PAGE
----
11. Yes, but I think I would change the word "image" to "understanding" -- for the reason that how we understand God will determine how we relate to HIm. "Image" seems to me to be what I can create in my own imagination or by what I *want* to be true (for whatever reason, but in my case, usually because it makes me more OK the way I am and lets me off a lot of hooks I belong on, if I am going to take Christ seriously. For me, after finding that there had been some bad teachers (all using the same book/s), and realizing that I wasn't going to be any better as an autodidact for all the same reasons the other teachers had failed, I had to figure out who I could trust as my teacher. Not myself, that's for sure. (I discovered this when I considered writing my own catechism to teach the faith to my son. HAHA. Like *I'M* going to be the first one to get it right. Granted, I could teach him what *I thought* by doing this exercise...for what that would be worth. I'm not asking this to be snarky. I ask it as a question I asked myself. What does it look like to put Jesus first, but not the Bible (or Church or another teacher)? How do I know about Jesus at all without others (including the Bible) telling me about him? How does Jesus tell me about himself if not through the Bible or the Church or another teacher? I don't know. There's a hymn we sing on Great and Holy Friday, about Joseph asking for the body of Christ. The hymn repeats the lines, "Give me this stranger." That really got to me because I came to understand that the Jesus I had "made up that fit my worldview" was a stranger to those who lived in other places, other times. And that makes no sense to me. So that became my prayer--give me this stranger. But I don't know how that would happen without some kind of revelation or teacher. So that is why I ask. Of course, there are a skillion other questions, many of which I still ask or struggle with. I'm still learning.
  12. That was *the* tipping point for me. Frederica dealt with it to some degree in this article: http://frederica.com/writings/christs-death-a-rescue-mission-not-a-payment-for-sins.html In about 2006,I was commenting on a former boardie's blog-conversation where the topic of penal substitutionary atonement was being discussed; I said something like what ktgrok said in the quote and I was called all sorts of names and thrown off the board. But this view was not part of mainstream Christian discussion until Anselm, who riffed and expanded on one of Augustine's musings (not a teaching). It's sort of like if you look at the Garden of Eden story (whether as story or history...I don't care) and hear God say these words, "Adam...what have you done?" Do you hear God yelling, angry, see a scowl on his face, his arms akimbo, and know he is going to mete out punishment for willful offensiveness? Or do you hear God moaning in sadness, see his hands covering his face, and know he wants to help deal with the consequences of a poor choice on the part of one He loves? I'm with the latter.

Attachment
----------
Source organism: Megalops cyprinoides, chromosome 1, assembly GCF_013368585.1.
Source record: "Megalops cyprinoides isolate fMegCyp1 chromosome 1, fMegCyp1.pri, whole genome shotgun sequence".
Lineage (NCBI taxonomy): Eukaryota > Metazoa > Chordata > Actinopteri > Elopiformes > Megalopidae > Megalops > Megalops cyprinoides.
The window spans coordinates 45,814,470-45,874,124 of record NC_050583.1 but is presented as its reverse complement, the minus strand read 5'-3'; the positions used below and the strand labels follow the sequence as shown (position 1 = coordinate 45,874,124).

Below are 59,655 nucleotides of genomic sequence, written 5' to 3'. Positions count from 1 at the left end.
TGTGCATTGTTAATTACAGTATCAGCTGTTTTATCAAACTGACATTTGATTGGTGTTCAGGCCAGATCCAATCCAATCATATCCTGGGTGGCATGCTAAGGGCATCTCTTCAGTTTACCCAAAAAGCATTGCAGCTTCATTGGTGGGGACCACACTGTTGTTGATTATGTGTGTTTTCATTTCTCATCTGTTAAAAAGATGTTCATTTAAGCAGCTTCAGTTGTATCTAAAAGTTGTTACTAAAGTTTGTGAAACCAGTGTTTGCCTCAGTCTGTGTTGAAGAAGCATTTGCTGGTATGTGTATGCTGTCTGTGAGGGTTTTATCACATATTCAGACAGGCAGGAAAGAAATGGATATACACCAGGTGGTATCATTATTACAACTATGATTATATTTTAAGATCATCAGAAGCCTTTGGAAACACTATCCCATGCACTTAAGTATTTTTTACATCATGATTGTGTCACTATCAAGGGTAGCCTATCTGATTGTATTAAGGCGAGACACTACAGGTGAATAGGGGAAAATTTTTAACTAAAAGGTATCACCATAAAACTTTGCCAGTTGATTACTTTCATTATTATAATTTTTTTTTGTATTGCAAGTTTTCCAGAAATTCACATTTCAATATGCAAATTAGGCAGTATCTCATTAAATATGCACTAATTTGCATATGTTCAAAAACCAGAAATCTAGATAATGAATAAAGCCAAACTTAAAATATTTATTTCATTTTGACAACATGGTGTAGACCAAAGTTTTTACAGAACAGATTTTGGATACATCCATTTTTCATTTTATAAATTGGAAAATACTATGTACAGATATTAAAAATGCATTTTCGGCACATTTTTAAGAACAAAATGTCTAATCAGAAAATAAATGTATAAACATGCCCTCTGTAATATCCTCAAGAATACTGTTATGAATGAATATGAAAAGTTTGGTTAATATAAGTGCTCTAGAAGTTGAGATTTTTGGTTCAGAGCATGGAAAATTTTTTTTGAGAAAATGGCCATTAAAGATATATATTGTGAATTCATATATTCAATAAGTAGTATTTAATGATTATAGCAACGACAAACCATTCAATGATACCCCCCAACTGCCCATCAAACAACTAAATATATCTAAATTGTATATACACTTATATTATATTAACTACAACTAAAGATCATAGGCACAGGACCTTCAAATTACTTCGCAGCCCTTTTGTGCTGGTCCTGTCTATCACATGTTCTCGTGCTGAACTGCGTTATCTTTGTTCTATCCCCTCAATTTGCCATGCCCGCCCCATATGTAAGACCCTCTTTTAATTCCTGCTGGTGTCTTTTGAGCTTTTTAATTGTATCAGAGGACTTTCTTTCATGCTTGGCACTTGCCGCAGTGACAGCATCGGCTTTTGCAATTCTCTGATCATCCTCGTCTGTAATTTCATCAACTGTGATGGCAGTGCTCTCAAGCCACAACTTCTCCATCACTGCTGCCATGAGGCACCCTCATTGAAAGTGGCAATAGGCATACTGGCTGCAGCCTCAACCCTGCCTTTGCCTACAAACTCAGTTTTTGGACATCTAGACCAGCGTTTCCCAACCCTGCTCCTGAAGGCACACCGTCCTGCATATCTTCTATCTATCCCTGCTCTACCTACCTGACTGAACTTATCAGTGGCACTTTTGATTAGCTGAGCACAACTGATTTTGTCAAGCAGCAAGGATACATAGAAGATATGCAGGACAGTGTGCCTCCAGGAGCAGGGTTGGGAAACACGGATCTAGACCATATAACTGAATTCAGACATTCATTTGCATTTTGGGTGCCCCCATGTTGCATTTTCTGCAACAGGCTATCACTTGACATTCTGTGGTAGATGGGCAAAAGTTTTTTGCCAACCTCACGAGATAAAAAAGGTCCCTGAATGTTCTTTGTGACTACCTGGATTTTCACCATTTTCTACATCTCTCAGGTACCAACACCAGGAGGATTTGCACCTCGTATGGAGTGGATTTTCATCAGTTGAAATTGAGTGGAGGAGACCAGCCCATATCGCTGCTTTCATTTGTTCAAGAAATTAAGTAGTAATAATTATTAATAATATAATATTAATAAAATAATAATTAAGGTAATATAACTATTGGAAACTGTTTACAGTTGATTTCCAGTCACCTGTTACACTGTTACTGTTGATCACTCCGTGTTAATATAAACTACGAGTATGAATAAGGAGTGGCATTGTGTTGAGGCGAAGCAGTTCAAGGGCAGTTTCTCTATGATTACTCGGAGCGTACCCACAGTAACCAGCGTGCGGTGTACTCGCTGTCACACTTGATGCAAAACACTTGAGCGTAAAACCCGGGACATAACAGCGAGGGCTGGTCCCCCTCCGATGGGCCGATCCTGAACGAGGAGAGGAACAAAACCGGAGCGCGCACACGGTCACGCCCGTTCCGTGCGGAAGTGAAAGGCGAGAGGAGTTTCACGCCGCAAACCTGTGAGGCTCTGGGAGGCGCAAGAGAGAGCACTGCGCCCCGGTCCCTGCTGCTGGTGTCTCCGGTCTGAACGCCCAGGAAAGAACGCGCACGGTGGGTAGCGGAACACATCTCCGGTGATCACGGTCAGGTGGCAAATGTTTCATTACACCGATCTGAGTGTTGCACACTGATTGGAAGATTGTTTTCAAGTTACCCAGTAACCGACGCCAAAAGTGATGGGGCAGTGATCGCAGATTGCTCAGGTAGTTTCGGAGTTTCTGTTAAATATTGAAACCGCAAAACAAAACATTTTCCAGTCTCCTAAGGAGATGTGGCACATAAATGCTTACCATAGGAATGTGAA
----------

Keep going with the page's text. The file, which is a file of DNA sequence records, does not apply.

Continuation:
13. I get something for the parents. A photo frame or something that has a tie-in with the baby but the baby doesn't need anything.
  14. There's a lot in here that matches what I believe. Not all of it, but a lot of it.
  15. This is what I have. Health insurance but t not healthcare coverage. Every year, befire I decide whether to continue this path or go to healthcare coverage, I do the math and with self-pay, I've never come close to paying what I would pay for healthcare coverage. Not even the year I had two surgeries. I even checked my rates with a broker and the closest he could get me to what I have now would have cost me double per month. This has been true for us for 13 years, first family of three and now just my son and me. Dh is on Medicare now.